By Nancy Rineman
Hampton Union, Tuesday, June 5, 2007
[The following article is courtesy of the Hampton Union and Seacoast Online.]
[Photo by Nancy Rineman]
HAMPTON -- Roland Tremblay, teacher extraordinaire, is preparing to say "so long" to his students at Marston Elementary School, but many would agree that he probably will never lose his penchant for teaching, or for learning.
Tremblay has been Marston's computer/lab teacher for the past nine years. Before that, he was a fourth-grade teacher for 29 years, the first four in Seabrook and these past 25 at Marston School.
Although it has been a 38-year ride for Tremblay as a teacher, he entered his chosen profession in a less than traditional manner.
His graduation from St. Marie's High School in Manchester was followed by five years of work in a shoe shop, combined with correspondence courses from the Drexel School of Communication in Chicago.
A stint in the Army as a sergeant with a year in Vietnam preceded his position as a quality control inspector for Pratt & Whitney Aircraft at Manchester Airport.
Keene State College was Tremblay's next rung on the ladder to his goal as an educator and it was in 1975, while at Marston, that he completed his master's work in reading and elementary education at UNH.
Tremblay said it was while he was in the Army that his passion for teaching was born.
"When I was in Vietnam I visited Chinese schools and Vietnamese schools," Tremblay said. "I liked what I saw."
"I tutored some kids in French," he added.
That passion for teaching has stayed with Tremblay all these years.
"I'm not counting the days," Tremblay said regarding his upcoming retirement. "I like what I do."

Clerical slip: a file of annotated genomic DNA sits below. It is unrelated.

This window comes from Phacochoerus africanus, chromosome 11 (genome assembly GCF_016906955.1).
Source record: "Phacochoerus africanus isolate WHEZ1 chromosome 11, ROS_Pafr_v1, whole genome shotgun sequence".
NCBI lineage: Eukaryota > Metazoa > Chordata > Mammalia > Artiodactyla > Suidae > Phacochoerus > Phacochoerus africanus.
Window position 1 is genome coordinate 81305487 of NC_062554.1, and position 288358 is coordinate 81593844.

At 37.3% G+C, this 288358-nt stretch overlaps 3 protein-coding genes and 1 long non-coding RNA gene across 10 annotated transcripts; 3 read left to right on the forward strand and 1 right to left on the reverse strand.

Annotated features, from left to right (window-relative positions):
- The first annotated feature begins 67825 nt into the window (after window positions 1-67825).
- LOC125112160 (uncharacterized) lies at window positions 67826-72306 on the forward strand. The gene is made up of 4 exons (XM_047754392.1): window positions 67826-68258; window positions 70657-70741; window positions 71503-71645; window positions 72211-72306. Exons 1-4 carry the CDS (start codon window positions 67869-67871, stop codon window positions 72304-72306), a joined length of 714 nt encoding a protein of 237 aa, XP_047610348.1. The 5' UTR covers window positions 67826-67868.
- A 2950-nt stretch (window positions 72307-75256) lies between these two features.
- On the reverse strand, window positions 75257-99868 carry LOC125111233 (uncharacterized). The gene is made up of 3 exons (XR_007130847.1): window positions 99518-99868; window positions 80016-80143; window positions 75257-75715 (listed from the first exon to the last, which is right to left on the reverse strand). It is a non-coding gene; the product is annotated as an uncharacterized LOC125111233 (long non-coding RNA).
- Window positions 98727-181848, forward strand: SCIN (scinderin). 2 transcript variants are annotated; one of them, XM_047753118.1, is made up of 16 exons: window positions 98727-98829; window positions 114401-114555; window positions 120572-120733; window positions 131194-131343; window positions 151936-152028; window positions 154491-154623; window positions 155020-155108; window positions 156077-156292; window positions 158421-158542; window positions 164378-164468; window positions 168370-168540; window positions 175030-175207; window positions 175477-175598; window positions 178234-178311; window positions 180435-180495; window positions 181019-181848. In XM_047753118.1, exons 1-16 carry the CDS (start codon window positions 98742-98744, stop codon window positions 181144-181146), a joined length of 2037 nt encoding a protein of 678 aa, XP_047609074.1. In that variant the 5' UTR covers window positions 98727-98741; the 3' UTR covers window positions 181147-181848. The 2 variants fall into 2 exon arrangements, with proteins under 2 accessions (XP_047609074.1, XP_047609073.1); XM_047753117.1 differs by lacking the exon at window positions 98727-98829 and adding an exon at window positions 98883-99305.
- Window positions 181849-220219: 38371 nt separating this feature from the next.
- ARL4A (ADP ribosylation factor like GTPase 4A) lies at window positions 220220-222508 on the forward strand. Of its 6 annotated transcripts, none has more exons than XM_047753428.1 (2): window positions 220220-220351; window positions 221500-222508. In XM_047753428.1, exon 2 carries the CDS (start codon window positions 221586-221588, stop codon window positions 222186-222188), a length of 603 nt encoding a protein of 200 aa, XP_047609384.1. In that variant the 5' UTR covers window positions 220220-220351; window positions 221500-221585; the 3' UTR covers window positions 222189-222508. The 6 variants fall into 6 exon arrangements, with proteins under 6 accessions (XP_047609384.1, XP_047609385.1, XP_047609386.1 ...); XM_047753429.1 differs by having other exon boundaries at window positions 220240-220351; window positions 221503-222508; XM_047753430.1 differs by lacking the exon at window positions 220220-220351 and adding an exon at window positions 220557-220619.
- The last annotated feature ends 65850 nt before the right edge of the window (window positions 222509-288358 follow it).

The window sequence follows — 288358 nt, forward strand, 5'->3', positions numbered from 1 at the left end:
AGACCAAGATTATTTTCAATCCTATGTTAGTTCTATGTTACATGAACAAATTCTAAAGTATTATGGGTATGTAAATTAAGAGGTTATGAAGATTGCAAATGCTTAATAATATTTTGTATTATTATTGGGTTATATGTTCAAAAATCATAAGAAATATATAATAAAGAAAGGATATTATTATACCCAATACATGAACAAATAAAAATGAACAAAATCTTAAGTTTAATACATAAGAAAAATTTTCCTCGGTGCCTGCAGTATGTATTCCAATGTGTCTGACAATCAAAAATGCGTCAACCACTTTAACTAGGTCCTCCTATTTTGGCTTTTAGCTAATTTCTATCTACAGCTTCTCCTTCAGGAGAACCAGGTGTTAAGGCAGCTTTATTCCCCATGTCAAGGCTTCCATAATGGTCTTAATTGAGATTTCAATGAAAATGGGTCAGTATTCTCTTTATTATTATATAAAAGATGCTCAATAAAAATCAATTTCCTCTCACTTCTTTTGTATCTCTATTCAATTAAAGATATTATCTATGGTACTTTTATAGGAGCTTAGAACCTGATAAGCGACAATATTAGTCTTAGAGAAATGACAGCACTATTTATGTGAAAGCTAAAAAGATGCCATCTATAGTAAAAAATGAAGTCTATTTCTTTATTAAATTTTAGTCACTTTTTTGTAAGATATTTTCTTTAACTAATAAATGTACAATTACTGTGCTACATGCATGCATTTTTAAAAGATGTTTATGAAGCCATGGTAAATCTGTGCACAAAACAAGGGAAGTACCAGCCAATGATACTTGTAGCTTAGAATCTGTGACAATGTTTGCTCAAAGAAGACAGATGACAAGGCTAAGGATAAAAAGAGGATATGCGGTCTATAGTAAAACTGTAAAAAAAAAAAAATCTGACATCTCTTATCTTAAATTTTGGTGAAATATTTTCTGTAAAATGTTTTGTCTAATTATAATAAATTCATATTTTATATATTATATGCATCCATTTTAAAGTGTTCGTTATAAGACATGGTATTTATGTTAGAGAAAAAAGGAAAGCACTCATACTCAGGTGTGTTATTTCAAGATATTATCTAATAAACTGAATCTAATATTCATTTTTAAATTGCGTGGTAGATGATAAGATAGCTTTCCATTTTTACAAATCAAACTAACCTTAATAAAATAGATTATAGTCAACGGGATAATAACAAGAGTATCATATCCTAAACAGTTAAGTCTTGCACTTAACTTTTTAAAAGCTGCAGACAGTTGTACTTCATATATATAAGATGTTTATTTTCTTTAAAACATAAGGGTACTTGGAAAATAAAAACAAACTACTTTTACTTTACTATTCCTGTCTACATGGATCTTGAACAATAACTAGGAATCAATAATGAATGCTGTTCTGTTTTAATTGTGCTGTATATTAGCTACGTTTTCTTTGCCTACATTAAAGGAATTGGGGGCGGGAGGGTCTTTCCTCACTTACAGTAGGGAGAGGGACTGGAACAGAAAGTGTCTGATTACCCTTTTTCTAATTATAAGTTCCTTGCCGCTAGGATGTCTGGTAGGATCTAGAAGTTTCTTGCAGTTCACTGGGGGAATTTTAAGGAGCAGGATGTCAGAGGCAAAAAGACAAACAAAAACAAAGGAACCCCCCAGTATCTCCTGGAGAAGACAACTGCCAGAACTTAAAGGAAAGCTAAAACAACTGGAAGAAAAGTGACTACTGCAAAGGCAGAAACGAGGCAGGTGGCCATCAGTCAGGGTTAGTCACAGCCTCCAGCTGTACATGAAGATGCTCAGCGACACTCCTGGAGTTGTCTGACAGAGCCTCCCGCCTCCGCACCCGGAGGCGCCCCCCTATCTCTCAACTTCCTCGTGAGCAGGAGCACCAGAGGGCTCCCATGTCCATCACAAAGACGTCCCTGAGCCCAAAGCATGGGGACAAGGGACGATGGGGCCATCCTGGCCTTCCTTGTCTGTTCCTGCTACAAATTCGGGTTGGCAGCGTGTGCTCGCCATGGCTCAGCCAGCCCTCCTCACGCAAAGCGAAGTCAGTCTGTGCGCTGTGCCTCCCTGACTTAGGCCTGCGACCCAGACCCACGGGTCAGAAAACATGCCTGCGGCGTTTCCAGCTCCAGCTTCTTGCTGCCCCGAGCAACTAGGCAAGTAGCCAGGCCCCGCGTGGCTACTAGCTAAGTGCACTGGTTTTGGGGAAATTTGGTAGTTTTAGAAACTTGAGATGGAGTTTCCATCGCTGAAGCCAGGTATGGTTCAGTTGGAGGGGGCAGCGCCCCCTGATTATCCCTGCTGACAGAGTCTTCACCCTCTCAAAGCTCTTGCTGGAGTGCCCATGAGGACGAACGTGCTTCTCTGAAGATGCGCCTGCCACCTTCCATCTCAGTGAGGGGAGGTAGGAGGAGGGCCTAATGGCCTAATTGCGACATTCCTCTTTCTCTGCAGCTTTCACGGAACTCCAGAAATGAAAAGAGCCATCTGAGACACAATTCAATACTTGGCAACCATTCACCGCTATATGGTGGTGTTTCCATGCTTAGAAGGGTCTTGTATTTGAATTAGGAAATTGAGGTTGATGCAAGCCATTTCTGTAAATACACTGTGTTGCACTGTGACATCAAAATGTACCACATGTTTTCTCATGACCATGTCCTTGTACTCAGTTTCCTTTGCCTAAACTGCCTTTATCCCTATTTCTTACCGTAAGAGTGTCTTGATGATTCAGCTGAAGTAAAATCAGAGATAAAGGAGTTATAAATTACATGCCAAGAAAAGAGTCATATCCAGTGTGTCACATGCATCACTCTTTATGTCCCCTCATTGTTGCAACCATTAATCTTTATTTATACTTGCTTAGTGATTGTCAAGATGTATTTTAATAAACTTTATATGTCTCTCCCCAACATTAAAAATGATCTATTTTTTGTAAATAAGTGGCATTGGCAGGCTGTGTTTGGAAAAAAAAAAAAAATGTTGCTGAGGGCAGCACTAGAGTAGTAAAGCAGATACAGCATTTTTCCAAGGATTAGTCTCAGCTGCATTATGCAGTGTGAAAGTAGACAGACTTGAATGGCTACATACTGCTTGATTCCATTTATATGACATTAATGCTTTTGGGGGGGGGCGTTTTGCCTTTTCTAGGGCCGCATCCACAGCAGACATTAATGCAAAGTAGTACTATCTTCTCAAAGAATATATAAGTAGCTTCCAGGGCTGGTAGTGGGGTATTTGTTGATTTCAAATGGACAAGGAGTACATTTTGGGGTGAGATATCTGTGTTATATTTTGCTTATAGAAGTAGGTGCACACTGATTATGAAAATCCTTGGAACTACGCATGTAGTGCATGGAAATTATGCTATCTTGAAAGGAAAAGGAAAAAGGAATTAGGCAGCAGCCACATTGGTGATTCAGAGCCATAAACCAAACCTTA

"There's never been a day when I didn't want to go to school," he continued.
"Every day when I woke up, I was always anxious to see the kids. Out of 38 years, every day was a good day. There were bumps, but that's OK," Tremblay said.
Tremblay went on to say that his retirement letter was one of the very few that was read aloud at a meeting of the Hampton School Board. In the letter, he expressed his sadness at announcing his retirement, and his continued love of the job.
Tremblay's "extracurricular activities" include his violinist position with New Horizons String Ensemble, in conjunction with Portsmouth Music & Arts. He started taking violin lessons just a few years ago on the violin that had been his father's and his father's father before that.
"I want to learn more," Tremblay said, which is why he plans on pursuing music studies at UNH. It's something he says will enhance his background in music and "improve his mind." He plans on putting his musical talent to use by visiting nursing homes and assisted living facilities, much as he does now.
Tremblay and his wife, Jan, who met in college at Keene State, have bought a home in Florida for a winter getaway, but they have plenty to do in the summer months at their Hampton home.
"We grow vegetables," Roland Tremblay said. "And 33 hybrids of blueberries."
He'll also have a bit more time to be with his children, daughter, Jessica, sons Christopher and William, and grandchildren, Gavin and Lindsey.
And since Tremblay began his teaching career in a somewhat different manner, what will be the first thing he does once he's officially retired?
"I'm having a hip replacement," he answered.
Tremblay said with such a long career at Marston School, he has had "his kids and his kids' kids."
"I'd love to see my former students at my home on Mill Road in Hampton," Tremblay said.